Understanding Disenfranchised Grief (and Why it Matters)

You’re dealing with the aftermath of a loss, and no one seems to understand why you’re cranky, uninspired, or unable to eat. You get the usual “be strong” ,  “it will pass, so don’t worry”, “move on…”, advices.

Sounds familiar, right? Disenfranchised grief, is grief that does not align with the greater society’s expectations about death and loss.

It is widely misunderstood and mostly dealt with quietly by the griever because of the lack of support  they get from family, peers or the community during the mourning process.

Disenfranchised grief can be difficult because the griever must deal with their emotions alone, and without any guidance or motivation from others. It is also not uncommon for a disenfranchised griever to be chastised for their grief simply because society expects them to act or feel a certain way.

When something dies

Death or loss is not always associated with physical death. It can also refer to a loss of security, identity, reputation, relationships, objects, locations, memories, and so on. We grieve when someone or something important to us is taken away or withdrawn from us.

Mourning for reasons other than physical death is frequently dismissed as childish. It is not realized that loss is highly personal and subjective.

Grief caused by circumstances such as a house fire, the death of a pet, or the loss of a job is frequently misunderstood and invalidated by comments such as “Be thankful that you are alive, when others are killed in the fires,” or “It’s only a pet, you can always get a new pet,” or something similar.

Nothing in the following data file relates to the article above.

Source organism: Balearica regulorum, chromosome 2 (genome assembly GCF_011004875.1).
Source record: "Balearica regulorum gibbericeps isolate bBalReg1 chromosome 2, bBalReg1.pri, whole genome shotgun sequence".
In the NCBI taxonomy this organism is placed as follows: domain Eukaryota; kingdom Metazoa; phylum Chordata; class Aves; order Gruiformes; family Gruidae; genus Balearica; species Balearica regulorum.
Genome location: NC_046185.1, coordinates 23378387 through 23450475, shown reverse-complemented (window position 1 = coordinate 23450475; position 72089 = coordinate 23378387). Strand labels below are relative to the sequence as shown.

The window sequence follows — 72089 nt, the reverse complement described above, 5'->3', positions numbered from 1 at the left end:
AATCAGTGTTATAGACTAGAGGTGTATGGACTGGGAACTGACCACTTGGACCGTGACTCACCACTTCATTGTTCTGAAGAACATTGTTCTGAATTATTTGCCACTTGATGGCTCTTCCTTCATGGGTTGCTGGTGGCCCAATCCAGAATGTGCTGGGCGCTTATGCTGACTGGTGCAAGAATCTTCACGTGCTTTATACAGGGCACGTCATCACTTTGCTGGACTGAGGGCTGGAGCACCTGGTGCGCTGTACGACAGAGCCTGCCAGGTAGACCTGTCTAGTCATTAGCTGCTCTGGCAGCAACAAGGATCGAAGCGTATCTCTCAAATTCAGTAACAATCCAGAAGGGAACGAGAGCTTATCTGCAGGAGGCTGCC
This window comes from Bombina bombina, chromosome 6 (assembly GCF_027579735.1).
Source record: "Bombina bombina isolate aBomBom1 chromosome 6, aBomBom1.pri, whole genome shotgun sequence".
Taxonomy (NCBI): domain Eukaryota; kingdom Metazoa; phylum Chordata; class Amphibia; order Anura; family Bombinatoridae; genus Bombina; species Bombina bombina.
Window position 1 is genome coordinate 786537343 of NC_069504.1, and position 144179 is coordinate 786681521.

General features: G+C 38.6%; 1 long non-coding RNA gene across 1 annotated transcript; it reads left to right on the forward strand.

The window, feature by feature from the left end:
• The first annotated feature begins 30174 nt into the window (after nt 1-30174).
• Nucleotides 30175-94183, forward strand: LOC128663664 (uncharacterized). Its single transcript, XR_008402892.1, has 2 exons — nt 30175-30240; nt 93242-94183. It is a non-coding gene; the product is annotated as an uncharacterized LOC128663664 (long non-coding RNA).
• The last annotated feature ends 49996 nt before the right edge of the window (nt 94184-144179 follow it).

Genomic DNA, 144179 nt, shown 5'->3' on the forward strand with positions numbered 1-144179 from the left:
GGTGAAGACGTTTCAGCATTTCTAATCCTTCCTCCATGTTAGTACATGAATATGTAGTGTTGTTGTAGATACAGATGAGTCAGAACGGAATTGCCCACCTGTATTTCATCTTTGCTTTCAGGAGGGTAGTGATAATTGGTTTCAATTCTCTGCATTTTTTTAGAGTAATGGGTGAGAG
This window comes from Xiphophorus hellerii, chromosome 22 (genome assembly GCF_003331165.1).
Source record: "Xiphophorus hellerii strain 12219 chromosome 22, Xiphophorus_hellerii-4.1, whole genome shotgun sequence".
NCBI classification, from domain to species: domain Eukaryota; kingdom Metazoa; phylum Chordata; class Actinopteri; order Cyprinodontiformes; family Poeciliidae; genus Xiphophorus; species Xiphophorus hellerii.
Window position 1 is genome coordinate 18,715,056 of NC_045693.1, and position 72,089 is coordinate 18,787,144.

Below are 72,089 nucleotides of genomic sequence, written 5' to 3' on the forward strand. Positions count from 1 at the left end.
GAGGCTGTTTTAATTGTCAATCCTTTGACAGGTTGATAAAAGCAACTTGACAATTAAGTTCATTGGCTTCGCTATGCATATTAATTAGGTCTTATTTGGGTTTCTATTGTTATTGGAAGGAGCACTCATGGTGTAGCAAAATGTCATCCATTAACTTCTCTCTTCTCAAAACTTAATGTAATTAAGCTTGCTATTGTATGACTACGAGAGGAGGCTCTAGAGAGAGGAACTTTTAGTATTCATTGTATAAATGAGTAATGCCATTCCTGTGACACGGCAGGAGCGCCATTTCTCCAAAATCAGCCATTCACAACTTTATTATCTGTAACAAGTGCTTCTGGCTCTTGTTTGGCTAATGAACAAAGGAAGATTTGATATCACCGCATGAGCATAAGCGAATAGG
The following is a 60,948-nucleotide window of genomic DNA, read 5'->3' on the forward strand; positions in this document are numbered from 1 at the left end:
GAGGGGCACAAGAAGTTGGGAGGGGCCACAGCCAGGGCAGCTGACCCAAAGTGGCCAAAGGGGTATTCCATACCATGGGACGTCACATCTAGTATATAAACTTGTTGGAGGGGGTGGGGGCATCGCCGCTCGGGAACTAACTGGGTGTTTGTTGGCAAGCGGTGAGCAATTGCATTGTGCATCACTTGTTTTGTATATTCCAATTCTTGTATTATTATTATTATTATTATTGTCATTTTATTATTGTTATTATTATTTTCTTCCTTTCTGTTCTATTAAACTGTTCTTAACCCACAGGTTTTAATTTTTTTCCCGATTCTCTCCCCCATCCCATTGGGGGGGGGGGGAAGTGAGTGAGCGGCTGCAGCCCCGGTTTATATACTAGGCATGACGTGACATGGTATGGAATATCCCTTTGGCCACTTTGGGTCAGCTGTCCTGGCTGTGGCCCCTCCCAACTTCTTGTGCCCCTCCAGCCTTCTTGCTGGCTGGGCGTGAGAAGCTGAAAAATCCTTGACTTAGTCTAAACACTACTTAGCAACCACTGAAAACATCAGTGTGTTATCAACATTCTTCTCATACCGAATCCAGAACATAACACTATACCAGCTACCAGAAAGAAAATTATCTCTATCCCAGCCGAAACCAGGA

Most of the advice we receive when we express our grief is undermined by “logical” solutions. It’s no surprise that people experiencing disenfranchised grief feel misunderstood and prefer to keep their grief to themselves.

The grieving process is thought to follow a formula based on Kübler-Ross’ five stages of grief model: Denial or refusal to accept the loss; acceptance of the loss; Anger, or intense frustration, usually results in blaming something or someone else for the loss; Negotiating or bargaining in an attempt to change or reverse the loss; Depression,  defined as “ a major mood disorder that causes a persistent feeling of sadness and loss of interest and can interfere with your daily functioning (Mayo Clinic)”; Acceptance, or acknowledging the loss, is followed by planning or readjusting to a new reality following the loss.

In reality, one can experience more than five stages of grief. Each stage is a micro-emotional journey in and of itself. The process of moving through each stage is difficult and painful.

Vulnerable targets

Everyone, rich or poor, young or old, has experienced disenfranchised grief in some form or another.

Nonetheless,  certain sectors or demographics in our society are vulnerable to suffering from it constantly as a result of social norms or society standards and expectations; or when the griever is stigmatized by social norms or belongs to a marginalized part of society; or when some losses are less significant than others.

A widow laments the untimely death of her husband – the family’s main breadwinner has left behind his stay at home wife and four school-age children. The husband’s death from an undiagnosed illness has dimmed any hope of surviving the daily grind. Life is difficult – with rising commodity, utility, education, and rent prices, how can she make ends meet and raise her children alone?

 “Why can’t she find more work to support her children?”, “She is not an invalid person; she can seek alternative sources of income; “She does not need a husband to survive”, etc, are cliché remarks to such stories. Some will also say, she must not waste time grieving because she has to be strong for their children.